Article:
An Amazon worker at a New York warehouse where workers have been calling for higher coronavirus safety measures has died from COVID-19, the e-commerce giant said Tuesday.
Amazon has become a lifeline for shoppers around the world who face lockdowns and constraints, and the company is in the process of hiring around 175,000 new workers to cope with increasing demand. Yet the company also faced warehouse staff and activists complaining that Amazon refused to do enough to keep them safe. Last week, more than a dozen demonstrators, including workers and activists, protested outside Staten Island warehouse.
New York Attorney General Letitia James called for an investigation in March after Amazon fired employee Chris Smalls, after coordinating a walkout of warehouse employees. Smalls reported that the company failed to take measures to protect warehouse workers from COVID-19, saying that the disease had been contracted by between 50 and 60 workers at the plant.
Amazon Assures to Protect Their Workers
Amazon said Smalls was fired after he went to work in a breach of quarantine laws. Also, after coming into touch with someone who had contracted the virus. Amazon maintains it has invested in protecting workers. It claims the infection rate at the Staten Island facility is substantially below the population average. New York is the country’s worst-hit state, with more than 320,000 cases registered, and about 20,000 deaths.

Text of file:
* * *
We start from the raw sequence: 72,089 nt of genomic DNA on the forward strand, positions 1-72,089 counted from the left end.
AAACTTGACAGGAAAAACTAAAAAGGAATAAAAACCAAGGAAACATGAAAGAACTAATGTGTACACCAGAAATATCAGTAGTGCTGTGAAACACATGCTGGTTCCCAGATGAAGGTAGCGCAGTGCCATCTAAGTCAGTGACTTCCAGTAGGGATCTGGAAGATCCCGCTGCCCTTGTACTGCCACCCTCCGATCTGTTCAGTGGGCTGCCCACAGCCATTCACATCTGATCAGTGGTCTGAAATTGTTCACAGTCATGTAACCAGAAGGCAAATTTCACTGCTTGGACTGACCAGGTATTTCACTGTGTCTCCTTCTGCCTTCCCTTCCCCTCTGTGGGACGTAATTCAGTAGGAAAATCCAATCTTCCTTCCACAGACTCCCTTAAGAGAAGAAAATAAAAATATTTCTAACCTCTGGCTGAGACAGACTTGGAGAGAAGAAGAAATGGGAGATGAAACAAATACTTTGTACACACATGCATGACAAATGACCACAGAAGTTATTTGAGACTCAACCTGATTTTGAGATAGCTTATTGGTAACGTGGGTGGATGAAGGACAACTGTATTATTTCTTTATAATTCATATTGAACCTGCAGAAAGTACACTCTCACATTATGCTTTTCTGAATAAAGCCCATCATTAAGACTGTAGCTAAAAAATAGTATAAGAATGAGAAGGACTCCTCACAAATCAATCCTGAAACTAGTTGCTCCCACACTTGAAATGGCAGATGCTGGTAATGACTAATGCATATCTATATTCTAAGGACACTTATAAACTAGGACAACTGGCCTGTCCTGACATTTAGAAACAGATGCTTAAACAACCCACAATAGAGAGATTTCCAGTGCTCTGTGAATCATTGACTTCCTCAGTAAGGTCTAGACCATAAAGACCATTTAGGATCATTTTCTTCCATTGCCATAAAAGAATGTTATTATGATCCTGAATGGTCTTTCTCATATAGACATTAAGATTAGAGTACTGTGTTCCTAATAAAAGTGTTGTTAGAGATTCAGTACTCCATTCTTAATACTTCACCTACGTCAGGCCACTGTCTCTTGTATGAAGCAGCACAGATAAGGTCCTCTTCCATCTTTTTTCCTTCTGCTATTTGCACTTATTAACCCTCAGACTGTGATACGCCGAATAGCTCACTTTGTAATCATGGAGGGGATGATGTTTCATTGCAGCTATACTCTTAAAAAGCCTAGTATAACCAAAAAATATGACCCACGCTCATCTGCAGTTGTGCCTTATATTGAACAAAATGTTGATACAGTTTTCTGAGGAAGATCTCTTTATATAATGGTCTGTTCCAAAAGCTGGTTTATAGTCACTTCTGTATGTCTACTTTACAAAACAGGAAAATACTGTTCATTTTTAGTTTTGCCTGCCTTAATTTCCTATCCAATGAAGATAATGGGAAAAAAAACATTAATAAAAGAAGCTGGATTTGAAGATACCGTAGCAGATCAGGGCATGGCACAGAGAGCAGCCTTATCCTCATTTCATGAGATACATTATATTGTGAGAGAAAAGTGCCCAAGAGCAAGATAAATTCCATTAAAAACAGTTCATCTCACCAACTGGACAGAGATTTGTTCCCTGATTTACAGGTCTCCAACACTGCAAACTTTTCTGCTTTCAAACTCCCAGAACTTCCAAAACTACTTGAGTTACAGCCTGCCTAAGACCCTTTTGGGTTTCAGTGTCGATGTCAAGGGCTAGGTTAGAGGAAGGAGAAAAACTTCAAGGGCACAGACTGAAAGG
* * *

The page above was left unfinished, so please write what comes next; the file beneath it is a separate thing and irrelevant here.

So, on Monday, Amazon vice president Tim Bray said he had resigned in protest at the company’s sacking. Also, it is of three employees who spoke out against warehouse care. Thus, Amazon in France is in a dispute with trade unions. Also, they argue that enough is to reduce contagion danger for workers. They employe in close proximity to processing a flood. It is of orders in the middle of the national lockout. France’s labour ministry said it had rejected Amazon’s request. It is for emergency funds to pay workers during the coronavirus crisis following a court order. The US behemoth shut down its warehouses to sell only necessary goods.